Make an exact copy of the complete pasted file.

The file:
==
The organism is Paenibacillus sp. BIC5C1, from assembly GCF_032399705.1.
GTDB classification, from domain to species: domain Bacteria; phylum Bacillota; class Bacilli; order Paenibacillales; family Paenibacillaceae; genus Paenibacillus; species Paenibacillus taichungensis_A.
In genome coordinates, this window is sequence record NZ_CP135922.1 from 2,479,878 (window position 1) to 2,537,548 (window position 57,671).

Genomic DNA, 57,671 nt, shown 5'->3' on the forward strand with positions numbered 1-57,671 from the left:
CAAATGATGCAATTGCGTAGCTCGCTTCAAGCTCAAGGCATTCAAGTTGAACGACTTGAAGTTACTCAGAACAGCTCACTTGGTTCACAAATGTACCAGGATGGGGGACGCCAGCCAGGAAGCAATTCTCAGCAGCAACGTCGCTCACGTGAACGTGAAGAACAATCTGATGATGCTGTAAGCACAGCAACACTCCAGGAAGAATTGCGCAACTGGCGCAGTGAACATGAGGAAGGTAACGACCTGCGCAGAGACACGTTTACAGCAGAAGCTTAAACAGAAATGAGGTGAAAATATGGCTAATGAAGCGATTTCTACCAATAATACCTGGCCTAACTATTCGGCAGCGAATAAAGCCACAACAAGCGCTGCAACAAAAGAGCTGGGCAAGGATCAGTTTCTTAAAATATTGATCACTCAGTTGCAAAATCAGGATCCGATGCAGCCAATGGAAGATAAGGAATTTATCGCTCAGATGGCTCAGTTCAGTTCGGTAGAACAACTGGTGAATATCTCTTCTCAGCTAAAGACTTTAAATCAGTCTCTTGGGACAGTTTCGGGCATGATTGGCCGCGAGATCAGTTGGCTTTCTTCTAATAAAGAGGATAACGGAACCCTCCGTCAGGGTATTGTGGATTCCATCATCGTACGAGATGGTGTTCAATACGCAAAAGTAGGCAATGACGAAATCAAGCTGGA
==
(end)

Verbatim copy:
The organism is Paenibacillus sp. BIC5C1, from assembly GCF_032399705.1.
GTDB classification, from domain to species: domain Bacteria; phylum Bacillota; class Bacilli; order Paenibacillales; family Paenibacillaceae; genus Paenibacillus; species Paenibacillus taichungensis_A.
In genome coordinates, this window is sequence record NZ_CP135922.1 from 2,479,878 (window position 1) to 2,537,548 (window position 57,671).

Genomic DNA, 57,671 nt, shown 5'->3' on the forward strand with positions numbered 1-57,671 from the left:
CAAATGATGCAATTGCGTAGCTCGCTTCAAGCTCAAGGCATTCAAGTTGAACGACTTGAAGTTACTCAGAACAGCTCACTTGGTTCACAAATGTACCAGGATGGGGGACGCCAGCCAGGAAGCAATTCTCAGCAGCAACGTCGCTCACGTGAACGTGAAGAACAATCTGATGATGCTGTAAGCACAGCAACACTCCAGGAAGAATTGCGCAACTGGCGCAGTGAACATGAGGAAGGTAACGACCTGCGCAGAGACACGTTTACAGCAGAAGCTTAAACAGAAATGAGGTGAAAATATGGCTAATGAAGCGATTTCTACCAATAATACCTGGCCTAACTATTCGGCAGCGAATAAAGCCACAACAAGCGCTGCAACAAAAGAGCTGGGCAAGGATCAGTTTCTTAAAATATTGATCACTCAGTTGCAAAATCAGGATCCGATGCAGCCAATGGAAGATAAGGAATTTATCGCTCAGATGGCTCAGTTCAGTTCGGTAGAACAACTGGTGAATATCTCTTCTCAGCTAAAGACTTTAAATCAGTCTCTTGGGACAGTTTCGGGCATGATTGGCCGCGAGATCAGTTGGCTTTCTTCTAATAAAGAGGATAACGGAACCCTCCGTCAGGGTATTGTGGATTCCATCATCGTACGAGATGGTGTTCAATACGCAAAAGTAGGCAATGACGAAATCAAGCTGGA